Program and Papers
28 May 2010 11:00:00
What The Program will cover?
The conference program has been designed with policy and decision makers in mind. Hear a range of speakers from overseas organisations, senior staff from government departments across all jurisdictions, academia and community organisations.
The program is divided into the following main themes:
1. Challenges facing Australian Society: Issues, Policy and Information
2. Australia in the Global Economy
3. Improving Australians' Wellbeing; and
4. Measuring Progress: Improving the Measurement of Progress.
There will also be showcase sessions that will demonstrate Information Platforms and State Planning Initiatives.
Day One: Thursday 16 September 2010
The Conference will open with a plenary address by Dr Ken Henry AC on “Challenges facing Australian Society: Issues, Policy and Information”. A series of concurrent sessions will follow around the theme "Is Productivity the Key to Future Wellbeing?” These sessions will address three of the key areas for driving improved productivity: “Policy, Finance and Productivity”, “Productivity - Innovation & Technology ”, and “Productivity - Labour, Education & Skills ”.
The afternoon session will continue the economic/productivity theme with a plenary session on the topic “Australia in the Global Economy”. This will be followed by a series of concurrent sessions around the theme “Global Impacts – Local Responses” and will include such topics as “Future of International Trade and Investment in Australia”, “Sustainable Communities in a Global Context” and “Immigration, Ageing and the Changing Population”.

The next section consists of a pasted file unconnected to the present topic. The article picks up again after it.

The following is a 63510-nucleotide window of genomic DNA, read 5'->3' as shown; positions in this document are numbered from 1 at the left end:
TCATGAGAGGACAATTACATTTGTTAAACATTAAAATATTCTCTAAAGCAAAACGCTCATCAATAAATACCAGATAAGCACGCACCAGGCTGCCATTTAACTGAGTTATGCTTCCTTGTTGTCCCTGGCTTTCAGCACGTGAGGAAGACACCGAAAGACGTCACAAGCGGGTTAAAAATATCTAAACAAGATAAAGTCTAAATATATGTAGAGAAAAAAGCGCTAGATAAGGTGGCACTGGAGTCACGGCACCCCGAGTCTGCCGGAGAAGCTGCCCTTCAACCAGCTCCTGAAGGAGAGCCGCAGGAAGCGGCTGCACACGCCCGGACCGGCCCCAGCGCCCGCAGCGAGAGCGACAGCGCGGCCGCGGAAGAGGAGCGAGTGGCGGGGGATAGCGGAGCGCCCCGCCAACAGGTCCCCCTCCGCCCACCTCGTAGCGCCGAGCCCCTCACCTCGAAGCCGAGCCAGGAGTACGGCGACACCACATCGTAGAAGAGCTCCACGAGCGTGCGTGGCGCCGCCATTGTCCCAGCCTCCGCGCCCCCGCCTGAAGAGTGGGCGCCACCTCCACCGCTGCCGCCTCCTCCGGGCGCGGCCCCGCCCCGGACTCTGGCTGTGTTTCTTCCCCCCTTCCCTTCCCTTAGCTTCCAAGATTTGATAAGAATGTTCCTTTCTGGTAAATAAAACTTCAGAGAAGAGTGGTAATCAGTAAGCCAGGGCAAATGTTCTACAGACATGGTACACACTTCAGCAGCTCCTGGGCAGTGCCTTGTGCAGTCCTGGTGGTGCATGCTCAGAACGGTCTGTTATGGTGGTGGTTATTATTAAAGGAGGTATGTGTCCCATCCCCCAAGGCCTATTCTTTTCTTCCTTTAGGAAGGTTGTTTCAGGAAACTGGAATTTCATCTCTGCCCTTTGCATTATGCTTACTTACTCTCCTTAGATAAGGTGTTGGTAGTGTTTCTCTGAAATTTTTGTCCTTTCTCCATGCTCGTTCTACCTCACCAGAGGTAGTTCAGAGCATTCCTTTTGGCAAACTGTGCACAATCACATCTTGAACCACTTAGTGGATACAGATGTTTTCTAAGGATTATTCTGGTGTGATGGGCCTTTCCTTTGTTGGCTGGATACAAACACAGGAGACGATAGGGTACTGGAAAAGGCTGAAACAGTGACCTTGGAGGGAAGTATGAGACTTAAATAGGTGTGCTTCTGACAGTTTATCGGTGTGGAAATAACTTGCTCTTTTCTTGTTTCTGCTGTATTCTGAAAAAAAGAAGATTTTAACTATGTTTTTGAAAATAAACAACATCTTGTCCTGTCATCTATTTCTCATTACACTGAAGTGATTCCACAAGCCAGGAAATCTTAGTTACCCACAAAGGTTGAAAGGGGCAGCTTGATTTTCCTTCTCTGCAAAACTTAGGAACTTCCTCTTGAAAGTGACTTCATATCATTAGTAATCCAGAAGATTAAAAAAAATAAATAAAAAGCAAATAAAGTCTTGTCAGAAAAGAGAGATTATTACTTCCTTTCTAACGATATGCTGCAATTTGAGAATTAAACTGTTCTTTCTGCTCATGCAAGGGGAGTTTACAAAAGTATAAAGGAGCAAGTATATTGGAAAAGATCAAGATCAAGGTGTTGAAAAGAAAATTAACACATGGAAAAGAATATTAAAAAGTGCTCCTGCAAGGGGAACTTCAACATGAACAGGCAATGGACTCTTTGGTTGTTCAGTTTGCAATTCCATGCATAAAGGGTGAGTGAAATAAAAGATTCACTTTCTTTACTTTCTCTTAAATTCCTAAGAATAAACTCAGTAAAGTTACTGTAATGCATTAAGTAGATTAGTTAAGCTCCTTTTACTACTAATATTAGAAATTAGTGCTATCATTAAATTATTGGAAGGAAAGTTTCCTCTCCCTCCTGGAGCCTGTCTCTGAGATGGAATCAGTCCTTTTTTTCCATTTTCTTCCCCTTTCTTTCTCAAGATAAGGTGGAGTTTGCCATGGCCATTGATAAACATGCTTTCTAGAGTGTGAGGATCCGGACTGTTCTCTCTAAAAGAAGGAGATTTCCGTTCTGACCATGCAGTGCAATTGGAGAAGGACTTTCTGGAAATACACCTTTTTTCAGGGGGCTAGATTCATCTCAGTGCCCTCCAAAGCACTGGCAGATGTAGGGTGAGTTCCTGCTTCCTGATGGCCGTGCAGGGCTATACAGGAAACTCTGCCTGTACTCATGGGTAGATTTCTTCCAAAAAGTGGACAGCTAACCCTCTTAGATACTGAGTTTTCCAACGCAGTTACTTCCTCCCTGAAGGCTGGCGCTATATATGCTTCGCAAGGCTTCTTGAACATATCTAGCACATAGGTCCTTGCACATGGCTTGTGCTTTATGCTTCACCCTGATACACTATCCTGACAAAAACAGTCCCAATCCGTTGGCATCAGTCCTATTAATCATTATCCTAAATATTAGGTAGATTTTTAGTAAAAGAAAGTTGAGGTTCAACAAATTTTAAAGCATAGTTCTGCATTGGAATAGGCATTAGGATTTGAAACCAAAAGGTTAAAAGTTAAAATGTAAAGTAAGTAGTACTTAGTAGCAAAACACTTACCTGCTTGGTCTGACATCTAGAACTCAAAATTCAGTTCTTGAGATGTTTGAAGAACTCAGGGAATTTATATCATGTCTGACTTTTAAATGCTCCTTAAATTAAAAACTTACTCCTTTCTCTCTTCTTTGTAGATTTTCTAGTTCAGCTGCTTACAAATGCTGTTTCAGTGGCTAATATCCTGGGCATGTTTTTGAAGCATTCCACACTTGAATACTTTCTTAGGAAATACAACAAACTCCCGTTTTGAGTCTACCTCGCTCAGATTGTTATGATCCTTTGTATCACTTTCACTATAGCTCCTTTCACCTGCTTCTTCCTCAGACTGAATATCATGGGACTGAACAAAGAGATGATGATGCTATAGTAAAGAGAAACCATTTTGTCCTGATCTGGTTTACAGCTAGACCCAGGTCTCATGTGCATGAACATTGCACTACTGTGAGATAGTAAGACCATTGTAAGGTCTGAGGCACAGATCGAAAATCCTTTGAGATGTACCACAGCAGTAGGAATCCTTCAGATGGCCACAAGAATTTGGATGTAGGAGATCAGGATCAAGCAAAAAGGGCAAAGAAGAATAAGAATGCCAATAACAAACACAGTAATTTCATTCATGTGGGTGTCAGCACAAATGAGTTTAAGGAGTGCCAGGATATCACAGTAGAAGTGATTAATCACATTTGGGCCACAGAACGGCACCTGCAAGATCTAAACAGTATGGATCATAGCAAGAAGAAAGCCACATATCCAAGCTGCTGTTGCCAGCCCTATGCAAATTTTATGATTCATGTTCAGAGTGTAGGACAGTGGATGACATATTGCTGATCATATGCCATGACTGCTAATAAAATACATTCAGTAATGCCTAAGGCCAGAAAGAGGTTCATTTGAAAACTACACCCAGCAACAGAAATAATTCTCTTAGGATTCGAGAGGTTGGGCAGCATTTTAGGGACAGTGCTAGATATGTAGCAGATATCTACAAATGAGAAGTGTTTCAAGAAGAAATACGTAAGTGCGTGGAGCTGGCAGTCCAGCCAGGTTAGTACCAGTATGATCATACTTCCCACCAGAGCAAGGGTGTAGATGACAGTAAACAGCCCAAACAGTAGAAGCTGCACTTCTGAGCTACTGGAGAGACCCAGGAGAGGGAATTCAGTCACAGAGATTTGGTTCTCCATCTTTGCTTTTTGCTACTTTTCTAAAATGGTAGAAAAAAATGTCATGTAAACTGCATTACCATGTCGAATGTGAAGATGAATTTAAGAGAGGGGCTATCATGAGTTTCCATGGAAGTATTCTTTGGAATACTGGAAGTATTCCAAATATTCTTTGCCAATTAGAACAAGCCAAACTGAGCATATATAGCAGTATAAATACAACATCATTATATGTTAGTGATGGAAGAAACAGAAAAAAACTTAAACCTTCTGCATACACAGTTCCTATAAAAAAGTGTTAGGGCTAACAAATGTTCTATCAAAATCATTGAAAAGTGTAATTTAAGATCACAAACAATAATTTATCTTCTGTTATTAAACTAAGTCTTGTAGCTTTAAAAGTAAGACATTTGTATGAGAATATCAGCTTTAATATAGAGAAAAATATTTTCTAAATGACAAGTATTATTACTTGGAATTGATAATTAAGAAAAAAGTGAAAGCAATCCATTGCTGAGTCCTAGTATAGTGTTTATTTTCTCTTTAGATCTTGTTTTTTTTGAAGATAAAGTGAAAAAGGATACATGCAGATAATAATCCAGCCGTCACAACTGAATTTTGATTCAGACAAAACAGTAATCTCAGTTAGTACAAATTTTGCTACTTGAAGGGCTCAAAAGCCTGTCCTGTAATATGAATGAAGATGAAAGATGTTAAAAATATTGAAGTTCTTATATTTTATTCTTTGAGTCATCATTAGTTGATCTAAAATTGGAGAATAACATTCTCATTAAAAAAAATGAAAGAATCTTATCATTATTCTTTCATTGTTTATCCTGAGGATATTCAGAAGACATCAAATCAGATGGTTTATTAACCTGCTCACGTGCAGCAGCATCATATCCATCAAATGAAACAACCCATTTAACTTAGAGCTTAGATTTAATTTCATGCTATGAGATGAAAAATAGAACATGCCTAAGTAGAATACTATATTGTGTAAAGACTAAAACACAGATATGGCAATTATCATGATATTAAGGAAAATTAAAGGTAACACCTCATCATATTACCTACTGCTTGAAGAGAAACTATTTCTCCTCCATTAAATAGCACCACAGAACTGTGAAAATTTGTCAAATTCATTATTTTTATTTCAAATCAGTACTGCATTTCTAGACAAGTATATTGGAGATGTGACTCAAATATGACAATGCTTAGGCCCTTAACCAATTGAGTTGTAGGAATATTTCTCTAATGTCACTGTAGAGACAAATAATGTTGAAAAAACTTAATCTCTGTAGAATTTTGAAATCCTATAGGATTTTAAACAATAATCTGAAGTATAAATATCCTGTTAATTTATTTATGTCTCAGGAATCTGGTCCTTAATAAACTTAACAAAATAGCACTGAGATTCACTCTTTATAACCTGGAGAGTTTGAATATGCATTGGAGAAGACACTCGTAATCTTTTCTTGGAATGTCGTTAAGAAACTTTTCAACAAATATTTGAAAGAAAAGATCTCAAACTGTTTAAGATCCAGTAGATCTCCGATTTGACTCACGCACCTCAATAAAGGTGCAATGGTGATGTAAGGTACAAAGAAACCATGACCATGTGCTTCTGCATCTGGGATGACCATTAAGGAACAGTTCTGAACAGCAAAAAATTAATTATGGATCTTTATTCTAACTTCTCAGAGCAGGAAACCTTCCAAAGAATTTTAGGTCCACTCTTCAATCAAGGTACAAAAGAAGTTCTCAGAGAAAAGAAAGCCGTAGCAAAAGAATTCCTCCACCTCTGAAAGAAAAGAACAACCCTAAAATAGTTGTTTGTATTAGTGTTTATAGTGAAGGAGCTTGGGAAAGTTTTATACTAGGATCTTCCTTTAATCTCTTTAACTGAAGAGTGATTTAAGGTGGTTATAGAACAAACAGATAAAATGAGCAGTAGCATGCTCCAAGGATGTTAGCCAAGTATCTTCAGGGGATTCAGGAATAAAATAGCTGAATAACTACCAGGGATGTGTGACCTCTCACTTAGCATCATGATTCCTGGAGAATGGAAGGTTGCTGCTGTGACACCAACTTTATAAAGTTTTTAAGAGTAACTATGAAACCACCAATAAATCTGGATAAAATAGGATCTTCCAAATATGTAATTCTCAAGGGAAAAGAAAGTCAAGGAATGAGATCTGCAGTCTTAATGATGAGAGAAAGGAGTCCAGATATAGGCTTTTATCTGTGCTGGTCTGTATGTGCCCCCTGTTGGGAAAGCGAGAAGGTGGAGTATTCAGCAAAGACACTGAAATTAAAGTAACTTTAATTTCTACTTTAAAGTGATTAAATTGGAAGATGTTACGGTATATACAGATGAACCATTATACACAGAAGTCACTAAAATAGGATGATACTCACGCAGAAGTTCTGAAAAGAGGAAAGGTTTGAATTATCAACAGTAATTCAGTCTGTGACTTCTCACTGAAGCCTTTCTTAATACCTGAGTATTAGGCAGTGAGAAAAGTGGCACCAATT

Day Two: Friday 17 September 2010
The Plenary and Concurrent sessions for the morning of day two, will address the theme "Improving Australians' Wellbeing". Three concurrent sessions will emphasise collaborative delivery across all levels of Government and Community based organisations on the topics of “Measuring for a Healthy Nation”, “Measuring Disadvantage, Inequality, and Social Inclusion”, and “Measuring Outcomes for Indigenous Australia”.
The final afternoon session on the second day will involve a plenary presentation and subsequent panel discussion on "Measuring Progress: Improving the measurement of progress". The intention is to build on current international debate, as illustrated by the recent "Stiglitz Commission" Report, on the need to adapt national statistical frameworks to better reflect the multi-dimensional character of economic performance and well-being.